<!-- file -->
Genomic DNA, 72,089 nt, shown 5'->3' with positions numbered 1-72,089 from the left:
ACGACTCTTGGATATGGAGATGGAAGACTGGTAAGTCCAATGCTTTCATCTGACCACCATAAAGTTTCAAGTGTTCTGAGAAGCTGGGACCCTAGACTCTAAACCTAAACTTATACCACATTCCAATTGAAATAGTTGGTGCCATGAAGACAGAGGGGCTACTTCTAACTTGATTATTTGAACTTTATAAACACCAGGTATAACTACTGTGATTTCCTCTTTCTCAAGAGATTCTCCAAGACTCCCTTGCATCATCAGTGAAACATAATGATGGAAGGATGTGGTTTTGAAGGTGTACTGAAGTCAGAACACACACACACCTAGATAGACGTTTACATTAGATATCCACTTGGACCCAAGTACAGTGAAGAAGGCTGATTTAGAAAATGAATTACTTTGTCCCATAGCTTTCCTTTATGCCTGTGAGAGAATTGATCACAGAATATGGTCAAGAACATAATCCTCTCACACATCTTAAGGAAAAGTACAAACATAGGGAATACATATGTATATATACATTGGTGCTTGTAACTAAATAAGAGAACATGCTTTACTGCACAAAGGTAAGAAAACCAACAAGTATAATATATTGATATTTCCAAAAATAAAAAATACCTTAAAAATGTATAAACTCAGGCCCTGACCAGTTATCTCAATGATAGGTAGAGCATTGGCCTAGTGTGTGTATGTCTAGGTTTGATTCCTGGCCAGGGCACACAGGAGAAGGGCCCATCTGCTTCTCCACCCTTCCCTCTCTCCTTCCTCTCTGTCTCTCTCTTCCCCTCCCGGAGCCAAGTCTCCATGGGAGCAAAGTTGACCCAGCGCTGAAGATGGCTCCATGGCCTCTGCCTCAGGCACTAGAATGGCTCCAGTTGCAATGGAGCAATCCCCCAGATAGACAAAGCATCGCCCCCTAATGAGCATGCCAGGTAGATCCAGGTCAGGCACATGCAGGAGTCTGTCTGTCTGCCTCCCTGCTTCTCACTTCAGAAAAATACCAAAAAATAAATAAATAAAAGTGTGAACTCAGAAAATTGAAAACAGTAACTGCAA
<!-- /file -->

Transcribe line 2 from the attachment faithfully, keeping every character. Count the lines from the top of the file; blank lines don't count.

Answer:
ACGACTCTTGGATATGGAGATGGAAGACTGGTAAGTCCAATGCTTTCATCTGACCACCATAAAGTTTCAAGTGTTCTGAGAAGCTGGGACCCTAGACTCTAAACCTAAACTTATACCACATTCCAATTGAAATAGTTGGTGCCATGAAGACAGAGGGGCTACTTCTAACTTGATTATTTGAACTTTATAAACACCAGGTATAACTACTGTGATTTCCTCTTTCTCAAGAGATTCTCCAAGACTCCCTTGCATCATCAGTGAAACATAATGATGGAAGGATGTGGTTTTGAAGGTGTACTGAAGTCAGAACACACACACACCTAGATAGACGTTTACATTAGATATCCACTTGGACCCAAGTACAGTGAAGAAGGCTGATTTAGAAAATGAATTACTTTGTCCCATAGCTTTCCTTTATGCCTGTGAGAGAATTGATCACAGAATATGGTCAAGAACATAATCCTCTCACACATCTTAAGGAAAAGTACAAACATAGGGAATACATATGTATATATACATTGGTGCTTGTAACTAAATAAGAGAACATGCTTTACTGCACAAAGGTAAGAAAACCAACAAGTATAATATATTGATATTTCCAAAAATAAAAAATACCTTAAAAATGTATAAACTCAGGCCCTGACCAGTTATCTCAATGATAGGTAGAGCATTGGCCTAGTGTGTGTATGTCTAGGTTTGATTCCTGGCCAGGGCACACAGGAGAAGGGCCCATCTGCTTCTCCACCCTTCCCTCTCTCCTTCCTCTCTGTCTCTCTCTTCCCCTCCCGGAGCCAAGTCTCCATGGGAGCAAAGTTGACCCAGCGCTGAAGATGGCTCCATGGCCTCTGCCTCAGGCACTAGAATGGCTCCAGTTGCAATGGAGCAATCCCCCAGATAGACAAAGCATCGCCCCCTAATGAGCATGCCAGGTAGATCCAGGTCAGGCACATGCAGGAGTCTGTCTGTCTGCCTCCCTGCTTCTCACTTCAGAAAAATACCAAAAAATAAATAAATAAAAGTGTGAACTCAGAAAATTGAAAACAGTAACTGCAA